General Note on the Insoluble HMW Polymers and the Polymer Exemption. EPA recognizes that there is a different hurdle for placing PMN chemical substances on the TSCA (Toxic Substances Control Act) Inventory than for permitting exemptions for polymers, specified at 40 CFR 723.250. In promulgating this exemption for polymers, EPA generally concluded that "there is an exceedingly low probability that potential exposure to high molecular weight water-insoluble polymers, as a class, will result in unreasonable risk or injury to human health or the environment." (See 60 FR 16322; March 29, 1995.) Within the context of individual PMN chemical substances, however, EPA continues to have a concern for the potential for irreversible lung damage when respirable insoluble dusts are inhaled at levels that also produce "lung overloading" and impaired clearance by the lungs. As a result, EPA will assess polymers submitted as PMNs on a case-by-case basis. This concern is based on the above mentioned photocopy toner data (TSCA 8(e)-0668). Based on this concern, EPA reserves the right to require testing under its TSCA exposure-based authority, warranted by high exposures and production volume. In promulgating the polymer exemption in 40 CFR 723.250, EPA did not impose conditions on this category of insoluble high MW polymers as part of the final rule. At the time, EPA stated that, "the Agency believes that manufacturers and users of polymers and chemical substances, in general, where feasible should take appropriate action to mitigate exposure to all respirable particles as part of good industrial hygiene practices." (See 60 FR 16323; March 29, 1995.) Accordingly, EPA may send a "letter of concern" to a PMN submitter, as a restatement of this last point. EPA believes such a letter is an appropriate action which fulfills EPA's responsibility to communicate a potential for adverse effects based on the TSCA Section 8(e) photocopy toner data. Note that EPA, in promulgating the 1995 amendments to the Polymer Exemption Rule, elected not to establish an exposure limit for respirable particles, agreeing with public comments that consistency among Federal regulations (i.e., between TSCA new chemicals regulation and OSHA nuisance dust standards) regarding workplace exposure is desirable.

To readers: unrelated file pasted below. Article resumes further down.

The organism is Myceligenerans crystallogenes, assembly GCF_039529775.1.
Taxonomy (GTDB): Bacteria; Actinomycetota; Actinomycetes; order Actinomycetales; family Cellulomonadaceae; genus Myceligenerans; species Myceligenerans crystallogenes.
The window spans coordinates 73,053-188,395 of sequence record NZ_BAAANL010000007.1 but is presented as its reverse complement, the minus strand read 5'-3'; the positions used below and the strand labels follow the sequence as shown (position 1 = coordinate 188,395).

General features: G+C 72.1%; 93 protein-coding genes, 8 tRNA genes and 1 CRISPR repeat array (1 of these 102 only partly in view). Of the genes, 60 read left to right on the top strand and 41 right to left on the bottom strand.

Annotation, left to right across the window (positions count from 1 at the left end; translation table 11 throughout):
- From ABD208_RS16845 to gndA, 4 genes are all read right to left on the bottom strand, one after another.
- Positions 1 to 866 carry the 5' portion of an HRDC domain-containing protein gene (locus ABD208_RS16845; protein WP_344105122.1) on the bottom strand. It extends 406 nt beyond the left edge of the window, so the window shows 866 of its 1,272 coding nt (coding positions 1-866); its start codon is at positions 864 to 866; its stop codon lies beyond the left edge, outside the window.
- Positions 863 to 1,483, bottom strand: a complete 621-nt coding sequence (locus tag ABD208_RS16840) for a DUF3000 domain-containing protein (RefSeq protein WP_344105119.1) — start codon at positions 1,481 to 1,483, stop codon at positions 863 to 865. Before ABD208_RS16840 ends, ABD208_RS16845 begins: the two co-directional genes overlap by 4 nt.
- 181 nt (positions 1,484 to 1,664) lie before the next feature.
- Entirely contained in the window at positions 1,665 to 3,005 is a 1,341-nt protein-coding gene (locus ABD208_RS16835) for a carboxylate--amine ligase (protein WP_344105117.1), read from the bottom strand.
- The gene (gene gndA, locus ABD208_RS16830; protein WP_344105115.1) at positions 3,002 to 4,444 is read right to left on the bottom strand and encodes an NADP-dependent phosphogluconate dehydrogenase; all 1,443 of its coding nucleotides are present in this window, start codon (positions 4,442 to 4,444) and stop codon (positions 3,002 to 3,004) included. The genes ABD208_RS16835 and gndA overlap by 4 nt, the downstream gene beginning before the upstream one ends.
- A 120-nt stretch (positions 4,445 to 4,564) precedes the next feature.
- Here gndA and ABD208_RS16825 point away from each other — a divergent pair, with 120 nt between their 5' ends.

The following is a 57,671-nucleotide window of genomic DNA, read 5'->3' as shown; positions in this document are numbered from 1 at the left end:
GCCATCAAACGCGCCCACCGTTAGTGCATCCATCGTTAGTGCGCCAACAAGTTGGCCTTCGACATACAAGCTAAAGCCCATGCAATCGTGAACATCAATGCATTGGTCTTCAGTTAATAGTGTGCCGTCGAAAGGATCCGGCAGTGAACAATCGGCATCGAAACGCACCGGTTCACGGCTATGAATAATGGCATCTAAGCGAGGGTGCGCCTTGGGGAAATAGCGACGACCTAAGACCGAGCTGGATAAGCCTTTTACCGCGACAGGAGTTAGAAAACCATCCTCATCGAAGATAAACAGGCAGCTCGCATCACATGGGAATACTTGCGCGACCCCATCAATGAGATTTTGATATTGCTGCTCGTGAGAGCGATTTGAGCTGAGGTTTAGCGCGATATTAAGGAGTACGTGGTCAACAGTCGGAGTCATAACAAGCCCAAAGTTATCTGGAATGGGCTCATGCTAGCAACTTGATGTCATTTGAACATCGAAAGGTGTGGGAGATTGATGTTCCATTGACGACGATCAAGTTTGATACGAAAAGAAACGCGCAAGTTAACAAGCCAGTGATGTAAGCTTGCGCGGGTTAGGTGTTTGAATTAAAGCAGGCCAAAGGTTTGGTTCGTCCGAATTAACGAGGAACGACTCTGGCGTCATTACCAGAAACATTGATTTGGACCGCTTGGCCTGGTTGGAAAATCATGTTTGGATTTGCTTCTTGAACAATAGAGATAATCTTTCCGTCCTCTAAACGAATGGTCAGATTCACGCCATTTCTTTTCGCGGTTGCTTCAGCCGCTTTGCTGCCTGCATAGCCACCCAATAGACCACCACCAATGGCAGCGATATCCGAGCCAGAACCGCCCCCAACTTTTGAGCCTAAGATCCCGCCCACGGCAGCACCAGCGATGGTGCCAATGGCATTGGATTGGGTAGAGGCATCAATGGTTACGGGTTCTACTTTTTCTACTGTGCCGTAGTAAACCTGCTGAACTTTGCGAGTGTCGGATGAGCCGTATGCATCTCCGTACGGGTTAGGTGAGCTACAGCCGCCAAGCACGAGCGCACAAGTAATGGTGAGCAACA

c. Water absorbing (swellable) polymers. For these substances the Agency makes the "may present an unreasonable risk" determination with concerns for fibrosis and cancer, based upon water absorption properties. Concerns are associated with substances that absorb their weight (or greater) in water. The primary reference for Agency concerns for this class of polymers is TSCA 8(e)-1795, submitted by the Institute for Polyacrylate Absorbents (IPA), which indicated that high molecular weight polyacrylate polymers caused lung neoplasms in animal studies. EPA has also reviewed data on modified starches submitted by the Corn Refiners Association, comparing the structures of the test substances with the structures of twelve modified starch PMN substances. You can view the tea-bag protocol (PDF) (3 pp, 22K, about PDF) used for this study. Based on the submitted data, EPA was unable to support concerns for the water retentive capacity of these PMN substances as potentially leading to lung cancer. EPA will review future PMNs for modified starches on a case-by-case basis to determine the applicability of these test results to the future PMNs. High molecular weight polymers that swell to twice their weight are not eligible for the polymer exemption. EPA will assess on a case-by-case basis whether these substances pose a risk and whether testing is warranted, and if they are made in substantial amounts and demonstrate potential for acute or chronic worker inhalation exposure.